J Tiers
02-15-2005, 10:29 PM
In this case, I'll say "never".

Look at the tiny #5 or so screw holding the "cutter".....it can't stand any significant force. And the "cutter" won't turn that way.

Thrud
02-16-2005, 12:16 AM
My guess is that it is a specialized deburring tool - for what, I have no idea...

darryl
02-16-2005, 01:03 AM
It just could be possible that it's holder for little metal blocks with numbers or letters on them, used in a mill to press id's onto things. Or not. Maybe it's used with a rotary table where markings need to be pressed into a dial of sorts.

[This message has been edited by darryl (edited 02-16-2005).]

Evan
02-16-2005, 02:39 AM
The one thing I can say for sure is that something needs paint.

J Tiers
02-16-2005, 08:51 AM
<font face="Verdana, Arial" size="2">Originally posted by Evan:
The one thing I can say for sure is that something needs paint.</font>

Yeah, I can't decide if I should paint it the red, the bluish color, or the "greeply green" color. So I haven't painted it at all.

Steve Stube
02-16-2005, 10:11 AM
Maybe it is used to hold a radius gage to check the turned part. It swivels when clamped and is held on center, could be a handy gage holder even if the gage was a "special" for the job. Otherwise it probably only holds the 3 X 5 recipe card with the ID, OD and step diameters and lengths the machinist is turning to.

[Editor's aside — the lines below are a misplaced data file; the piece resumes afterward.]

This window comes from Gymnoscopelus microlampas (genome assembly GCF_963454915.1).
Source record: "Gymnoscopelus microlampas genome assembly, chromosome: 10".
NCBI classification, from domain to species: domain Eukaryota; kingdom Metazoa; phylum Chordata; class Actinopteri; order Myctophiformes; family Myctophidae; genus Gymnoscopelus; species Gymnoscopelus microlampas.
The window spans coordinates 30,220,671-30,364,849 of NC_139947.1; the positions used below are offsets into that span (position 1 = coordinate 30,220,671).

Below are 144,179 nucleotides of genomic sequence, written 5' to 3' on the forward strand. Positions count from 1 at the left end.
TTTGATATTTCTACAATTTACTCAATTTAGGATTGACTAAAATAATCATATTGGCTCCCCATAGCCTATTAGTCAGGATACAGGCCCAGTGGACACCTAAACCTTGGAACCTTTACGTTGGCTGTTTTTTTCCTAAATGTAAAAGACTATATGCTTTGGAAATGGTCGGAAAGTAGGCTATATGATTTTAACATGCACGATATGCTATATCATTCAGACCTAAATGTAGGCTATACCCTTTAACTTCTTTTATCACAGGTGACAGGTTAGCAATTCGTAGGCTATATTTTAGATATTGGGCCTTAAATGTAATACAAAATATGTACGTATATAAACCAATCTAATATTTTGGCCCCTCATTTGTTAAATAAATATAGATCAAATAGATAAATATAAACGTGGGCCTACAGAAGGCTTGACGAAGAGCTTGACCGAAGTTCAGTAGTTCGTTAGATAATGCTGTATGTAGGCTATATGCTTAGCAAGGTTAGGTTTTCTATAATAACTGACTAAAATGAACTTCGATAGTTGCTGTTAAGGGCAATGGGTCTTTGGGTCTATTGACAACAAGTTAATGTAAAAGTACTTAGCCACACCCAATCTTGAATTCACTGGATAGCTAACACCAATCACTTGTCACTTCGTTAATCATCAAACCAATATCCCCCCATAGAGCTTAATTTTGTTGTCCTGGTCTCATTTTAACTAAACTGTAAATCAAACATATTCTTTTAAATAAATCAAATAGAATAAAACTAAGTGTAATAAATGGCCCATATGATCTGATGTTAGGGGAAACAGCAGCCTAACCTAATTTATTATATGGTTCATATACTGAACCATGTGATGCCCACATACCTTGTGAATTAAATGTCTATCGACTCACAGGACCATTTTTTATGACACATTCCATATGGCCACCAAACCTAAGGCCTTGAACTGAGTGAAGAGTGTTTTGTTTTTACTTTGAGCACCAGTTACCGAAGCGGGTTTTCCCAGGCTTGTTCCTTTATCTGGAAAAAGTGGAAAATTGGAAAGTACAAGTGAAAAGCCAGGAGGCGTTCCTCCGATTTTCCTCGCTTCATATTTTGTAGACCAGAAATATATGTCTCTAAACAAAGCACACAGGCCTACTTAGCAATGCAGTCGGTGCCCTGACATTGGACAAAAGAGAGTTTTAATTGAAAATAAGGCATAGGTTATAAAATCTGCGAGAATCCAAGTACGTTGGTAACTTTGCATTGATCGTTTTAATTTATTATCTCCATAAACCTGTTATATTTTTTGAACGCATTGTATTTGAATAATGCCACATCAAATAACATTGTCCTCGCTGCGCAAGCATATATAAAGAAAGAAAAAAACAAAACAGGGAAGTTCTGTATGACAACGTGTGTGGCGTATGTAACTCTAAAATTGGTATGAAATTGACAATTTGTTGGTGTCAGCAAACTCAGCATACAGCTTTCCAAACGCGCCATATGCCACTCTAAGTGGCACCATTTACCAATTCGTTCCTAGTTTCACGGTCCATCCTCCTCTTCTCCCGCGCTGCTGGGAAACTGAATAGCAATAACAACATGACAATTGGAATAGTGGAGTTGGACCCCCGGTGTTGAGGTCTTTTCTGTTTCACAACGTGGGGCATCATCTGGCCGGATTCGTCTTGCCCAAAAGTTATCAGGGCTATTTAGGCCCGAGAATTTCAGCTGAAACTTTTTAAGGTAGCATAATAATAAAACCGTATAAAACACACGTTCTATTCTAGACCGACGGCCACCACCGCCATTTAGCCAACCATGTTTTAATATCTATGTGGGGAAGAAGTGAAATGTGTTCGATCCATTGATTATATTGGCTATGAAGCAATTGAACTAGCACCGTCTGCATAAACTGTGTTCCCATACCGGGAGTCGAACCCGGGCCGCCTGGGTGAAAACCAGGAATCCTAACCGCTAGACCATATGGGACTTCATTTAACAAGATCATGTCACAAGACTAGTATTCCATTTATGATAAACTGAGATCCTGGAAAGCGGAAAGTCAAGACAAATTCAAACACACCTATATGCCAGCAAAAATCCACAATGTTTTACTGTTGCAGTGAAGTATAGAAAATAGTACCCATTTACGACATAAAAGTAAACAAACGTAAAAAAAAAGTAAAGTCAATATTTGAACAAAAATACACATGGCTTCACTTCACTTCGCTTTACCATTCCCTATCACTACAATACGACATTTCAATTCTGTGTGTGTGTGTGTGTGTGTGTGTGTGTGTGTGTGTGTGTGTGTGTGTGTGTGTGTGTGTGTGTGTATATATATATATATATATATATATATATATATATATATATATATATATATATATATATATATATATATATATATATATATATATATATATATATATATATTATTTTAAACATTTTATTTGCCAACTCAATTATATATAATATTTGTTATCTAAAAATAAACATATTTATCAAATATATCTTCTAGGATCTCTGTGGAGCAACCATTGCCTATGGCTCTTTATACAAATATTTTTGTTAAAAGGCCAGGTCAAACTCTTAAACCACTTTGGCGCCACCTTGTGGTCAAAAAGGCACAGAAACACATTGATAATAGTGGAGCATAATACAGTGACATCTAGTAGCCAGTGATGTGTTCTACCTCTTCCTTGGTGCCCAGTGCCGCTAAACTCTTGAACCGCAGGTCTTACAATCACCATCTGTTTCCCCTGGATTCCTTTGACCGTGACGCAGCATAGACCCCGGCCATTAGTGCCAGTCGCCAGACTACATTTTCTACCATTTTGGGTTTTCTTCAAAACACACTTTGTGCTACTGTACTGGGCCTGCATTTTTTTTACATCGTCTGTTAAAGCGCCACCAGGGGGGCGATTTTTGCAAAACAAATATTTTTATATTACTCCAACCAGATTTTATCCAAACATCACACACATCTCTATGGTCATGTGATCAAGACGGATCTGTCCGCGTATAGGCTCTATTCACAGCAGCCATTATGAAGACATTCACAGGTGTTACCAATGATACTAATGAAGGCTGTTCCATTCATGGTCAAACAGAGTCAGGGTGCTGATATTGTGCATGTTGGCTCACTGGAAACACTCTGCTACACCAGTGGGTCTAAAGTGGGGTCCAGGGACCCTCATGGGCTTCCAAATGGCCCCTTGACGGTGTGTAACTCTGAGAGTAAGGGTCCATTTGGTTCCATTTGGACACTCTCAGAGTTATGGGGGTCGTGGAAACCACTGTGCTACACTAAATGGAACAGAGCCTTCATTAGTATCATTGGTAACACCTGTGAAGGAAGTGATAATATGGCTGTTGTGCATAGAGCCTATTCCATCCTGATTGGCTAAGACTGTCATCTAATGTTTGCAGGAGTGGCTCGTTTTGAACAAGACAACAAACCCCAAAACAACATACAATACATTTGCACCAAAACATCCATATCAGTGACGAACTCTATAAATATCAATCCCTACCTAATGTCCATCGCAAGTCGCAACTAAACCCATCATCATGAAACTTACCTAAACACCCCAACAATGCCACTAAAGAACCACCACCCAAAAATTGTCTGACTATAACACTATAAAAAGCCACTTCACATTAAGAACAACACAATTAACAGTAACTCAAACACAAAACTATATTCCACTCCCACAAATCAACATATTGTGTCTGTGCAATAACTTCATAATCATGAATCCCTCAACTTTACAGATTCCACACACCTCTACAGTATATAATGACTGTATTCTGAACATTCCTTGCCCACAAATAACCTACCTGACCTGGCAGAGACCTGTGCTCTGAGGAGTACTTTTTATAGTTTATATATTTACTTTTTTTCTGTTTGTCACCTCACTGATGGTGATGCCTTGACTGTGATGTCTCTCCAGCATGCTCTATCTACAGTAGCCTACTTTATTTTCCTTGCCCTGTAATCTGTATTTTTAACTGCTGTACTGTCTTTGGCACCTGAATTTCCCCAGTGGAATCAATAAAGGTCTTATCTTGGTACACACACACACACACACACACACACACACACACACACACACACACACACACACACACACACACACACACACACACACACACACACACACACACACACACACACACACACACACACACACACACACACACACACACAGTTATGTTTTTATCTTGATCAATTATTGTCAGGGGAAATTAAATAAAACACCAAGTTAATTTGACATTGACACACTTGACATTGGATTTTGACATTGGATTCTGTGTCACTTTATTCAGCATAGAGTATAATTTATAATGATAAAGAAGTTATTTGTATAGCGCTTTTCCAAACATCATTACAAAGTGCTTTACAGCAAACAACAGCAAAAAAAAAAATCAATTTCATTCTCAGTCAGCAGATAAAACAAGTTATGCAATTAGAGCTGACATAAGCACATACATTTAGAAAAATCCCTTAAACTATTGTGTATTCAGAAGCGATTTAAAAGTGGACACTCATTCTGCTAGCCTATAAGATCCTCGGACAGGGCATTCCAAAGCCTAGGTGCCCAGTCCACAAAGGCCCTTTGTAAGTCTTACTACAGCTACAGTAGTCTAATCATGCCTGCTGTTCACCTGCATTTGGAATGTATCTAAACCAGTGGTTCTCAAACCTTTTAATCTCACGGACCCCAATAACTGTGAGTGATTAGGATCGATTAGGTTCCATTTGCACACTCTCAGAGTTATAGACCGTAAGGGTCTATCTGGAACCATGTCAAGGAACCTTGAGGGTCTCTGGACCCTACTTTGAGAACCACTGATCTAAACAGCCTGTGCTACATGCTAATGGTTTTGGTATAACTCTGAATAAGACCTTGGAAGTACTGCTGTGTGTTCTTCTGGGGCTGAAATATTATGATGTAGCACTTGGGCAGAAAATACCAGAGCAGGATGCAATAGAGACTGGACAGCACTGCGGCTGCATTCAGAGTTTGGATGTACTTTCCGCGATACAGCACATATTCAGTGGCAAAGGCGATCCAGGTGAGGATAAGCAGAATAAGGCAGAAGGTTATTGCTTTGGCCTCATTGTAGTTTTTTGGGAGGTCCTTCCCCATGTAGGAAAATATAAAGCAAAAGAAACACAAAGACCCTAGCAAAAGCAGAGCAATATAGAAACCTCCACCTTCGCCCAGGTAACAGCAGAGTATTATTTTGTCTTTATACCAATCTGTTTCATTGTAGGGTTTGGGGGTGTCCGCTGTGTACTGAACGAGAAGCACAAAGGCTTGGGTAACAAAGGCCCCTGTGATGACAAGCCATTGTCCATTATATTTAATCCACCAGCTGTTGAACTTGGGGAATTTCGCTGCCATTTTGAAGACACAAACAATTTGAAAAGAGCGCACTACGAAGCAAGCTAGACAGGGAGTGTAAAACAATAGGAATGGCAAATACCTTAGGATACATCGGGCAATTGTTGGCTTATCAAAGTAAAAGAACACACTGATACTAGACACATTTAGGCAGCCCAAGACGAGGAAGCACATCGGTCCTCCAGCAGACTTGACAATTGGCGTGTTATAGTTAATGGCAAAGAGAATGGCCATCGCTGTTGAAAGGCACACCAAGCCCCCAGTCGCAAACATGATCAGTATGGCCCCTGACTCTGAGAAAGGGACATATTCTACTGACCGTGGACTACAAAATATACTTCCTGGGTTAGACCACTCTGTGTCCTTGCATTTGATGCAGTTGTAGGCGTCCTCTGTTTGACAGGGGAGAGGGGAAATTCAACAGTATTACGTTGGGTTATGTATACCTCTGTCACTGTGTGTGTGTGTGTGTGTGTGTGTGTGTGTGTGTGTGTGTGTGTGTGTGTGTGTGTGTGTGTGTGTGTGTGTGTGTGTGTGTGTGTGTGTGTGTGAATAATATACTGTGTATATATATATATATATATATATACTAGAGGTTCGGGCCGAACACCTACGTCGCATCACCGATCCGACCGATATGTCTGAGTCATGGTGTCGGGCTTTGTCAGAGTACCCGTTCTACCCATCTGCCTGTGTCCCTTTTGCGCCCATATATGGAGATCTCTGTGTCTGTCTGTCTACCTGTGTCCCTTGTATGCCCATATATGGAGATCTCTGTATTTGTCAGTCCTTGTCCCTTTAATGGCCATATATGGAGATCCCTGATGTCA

Hold up on the paint if that is a laminated wood bench top - might be that you have some curly maple hidden that wants to be exposed and given a clear coat of finish. And, maybe not.

topct
02-16-2005, 10:49 AM
Whatever it is I'd put it in the same drawer as this thing,

http://img.photobucket.com/albums/v78/topct/Untitled-1.jpg

Small ball=.498 big ball is 1.060.

Evan
02-16-2005, 10:59 AM
Go/Nogo guage with a lot of tolerance?

topct
02-16-2005, 11:39 AM
Evan, guess what? That was one of the things my dad said it was supposed to be. It was given to the most recent car buyer at the machine shop where he worked. Whatever brand of car they bought, that's a gauge used at that factory. It was also said to be some kind of hole measuring tool. You would set it on the hole and using some kind of formulae you could determine it's size? My dad was a tool and die maker with cruel(to me anyhow) sense of humor.

Didn't mean to hijack this topic, just wanted to show another one of those things that machinist do or have that might make sense only to them. As far as the whatsit, a holder for a card with dimensions etc. might not be to far off.


------------------
Gene

J Tiers
02-16-2005, 01:08 PM
The thing with the two balls could easily be a taper gage, if it were made with precision. Measures the taper at two points, and also checks the "seating" or proper gage line.
No telling if that one was made for that purpose, naturally, and I havn't looked to see if it makes sense for any particular taper. But 1.060 sounds familiar.

On the benchtop.....and paint.... No fear on that....not only have I no plans to paint it, I think its just ordinary "wood" 4x4s as a benchtop. Back half is metal. Old, solid, heavy, can't buy anything like it new.

[This message has been edited by J Tiers (edited 02-16-2005).]